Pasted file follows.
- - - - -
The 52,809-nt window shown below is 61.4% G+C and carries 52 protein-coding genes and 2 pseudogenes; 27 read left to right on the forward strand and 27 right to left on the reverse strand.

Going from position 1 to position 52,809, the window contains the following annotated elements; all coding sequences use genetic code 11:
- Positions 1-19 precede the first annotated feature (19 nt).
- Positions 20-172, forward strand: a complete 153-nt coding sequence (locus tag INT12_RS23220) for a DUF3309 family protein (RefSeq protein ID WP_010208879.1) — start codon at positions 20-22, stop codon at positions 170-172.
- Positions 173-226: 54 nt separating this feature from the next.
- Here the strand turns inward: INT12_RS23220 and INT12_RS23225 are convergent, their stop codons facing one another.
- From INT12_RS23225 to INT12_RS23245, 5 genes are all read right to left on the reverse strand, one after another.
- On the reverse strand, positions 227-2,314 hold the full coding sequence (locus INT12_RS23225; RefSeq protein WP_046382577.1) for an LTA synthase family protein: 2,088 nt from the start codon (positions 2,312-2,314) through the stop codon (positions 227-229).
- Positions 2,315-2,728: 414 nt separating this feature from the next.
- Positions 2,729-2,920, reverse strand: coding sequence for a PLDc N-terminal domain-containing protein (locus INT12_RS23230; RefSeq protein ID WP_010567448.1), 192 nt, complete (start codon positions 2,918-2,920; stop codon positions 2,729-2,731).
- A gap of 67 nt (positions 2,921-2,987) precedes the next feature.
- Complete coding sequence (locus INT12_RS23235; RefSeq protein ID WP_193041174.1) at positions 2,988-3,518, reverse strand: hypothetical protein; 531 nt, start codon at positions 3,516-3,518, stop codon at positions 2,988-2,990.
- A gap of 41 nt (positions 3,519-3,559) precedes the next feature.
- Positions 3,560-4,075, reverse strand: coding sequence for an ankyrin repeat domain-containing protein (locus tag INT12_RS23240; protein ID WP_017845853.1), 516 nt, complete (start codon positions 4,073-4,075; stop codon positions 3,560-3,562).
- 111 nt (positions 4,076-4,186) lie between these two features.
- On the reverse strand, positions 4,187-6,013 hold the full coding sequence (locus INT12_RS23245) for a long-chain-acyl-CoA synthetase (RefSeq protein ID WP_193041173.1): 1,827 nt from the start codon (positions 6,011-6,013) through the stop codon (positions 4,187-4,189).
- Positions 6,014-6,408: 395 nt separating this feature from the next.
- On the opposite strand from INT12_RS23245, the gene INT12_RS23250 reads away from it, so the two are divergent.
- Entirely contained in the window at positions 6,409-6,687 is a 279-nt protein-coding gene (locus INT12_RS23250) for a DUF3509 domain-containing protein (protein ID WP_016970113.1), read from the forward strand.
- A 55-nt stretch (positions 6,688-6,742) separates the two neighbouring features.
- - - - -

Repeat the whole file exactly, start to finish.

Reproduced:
The 52,809-nt window shown below is 61.4% G+C and carries 52 protein-coding genes and 2 pseudogenes; 27 read left to right on the forward strand and 27 right to left on the reverse strand.

Going from position 1 to position 52,809, the window contains the following annotated elements; all coding sequences use genetic code 11:
- Positions 1-19 precede the first annotated feature (19 nt).
- Positions 20-172, forward strand: a complete 153-nt coding sequence (locus tag INT12_RS23220) for a DUF3309 family protein (RefSeq protein ID WP_010208879.1) — start codon at positions 20-22, stop codon at positions 170-172.
- Positions 173-226: 54 nt separating this feature from the next.
- Here the strand turns inward: INT12_RS23220 and INT12_RS23225 are convergent, their stop codons facing one another.
- From INT12_RS23225 to INT12_RS23245, 5 genes are all read right to left on the reverse strand, one after another.
- On the reverse strand, positions 227-2,314 hold the full coding sequence (locus INT12_RS23225; RefSeq protein WP_046382577.1) for an LTA synthase family protein: 2,088 nt from the start codon (positions 2,312-2,314) through the stop codon (positions 227-229).
- Positions 2,315-2,728: 414 nt separating this feature from the next.
- Positions 2,729-2,920, reverse strand: coding sequence for a PLDc N-terminal domain-containing protein (locus INT12_RS23230; RefSeq protein ID WP_010567448.1), 192 nt, complete (start codon positions 2,918-2,920; stop codon positions 2,729-2,731).
- A gap of 67 nt (positions 2,921-2,987) precedes the next feature.
- Complete coding sequence (locus INT12_RS23235; RefSeq protein ID WP_193041174.1) at positions 2,988-3,518, reverse strand: hypothetical protein; 531 nt, start codon at positions 3,516-3,518, stop codon at positions 2,988-2,990.
- A gap of 41 nt (positions 3,519-3,559) precedes the next feature.
- Positions 3,560-4,075, reverse strand: coding sequence for an ankyrin repeat domain-containing protein (locus tag INT12_RS23240; protein ID WP_017845853.1), 516 nt, complete (start codon positions 4,073-4,075; stop codon positions 3,560-3,562).
- 111 nt (positions 4,076-4,186) lie between these two features.
- On the reverse strand, positions 4,187-6,013 hold the full coding sequence (locus INT12_RS23245) for a long-chain-acyl-CoA synthetase (RefSeq protein ID WP_193041173.1): 1,827 nt from the start codon (positions 6,011-6,013) through the stop codon (positions 4,187-4,189).
- Positions 6,014-6,408: 395 nt separating this feature from the next.
- On the opposite strand from INT12_RS23245, the gene INT12_RS23250 reads away from it, so the two are divergent.
- Entirely contained in the window at positions 6,409-6,687 is a 279-nt protein-coding gene (locus INT12_RS23250) for a DUF3509 domain-containing protein (protein ID WP_016970113.1), read from the forward strand.
- A 55-nt stretch (positions 6,688-6,742) separates the two neighbouring features.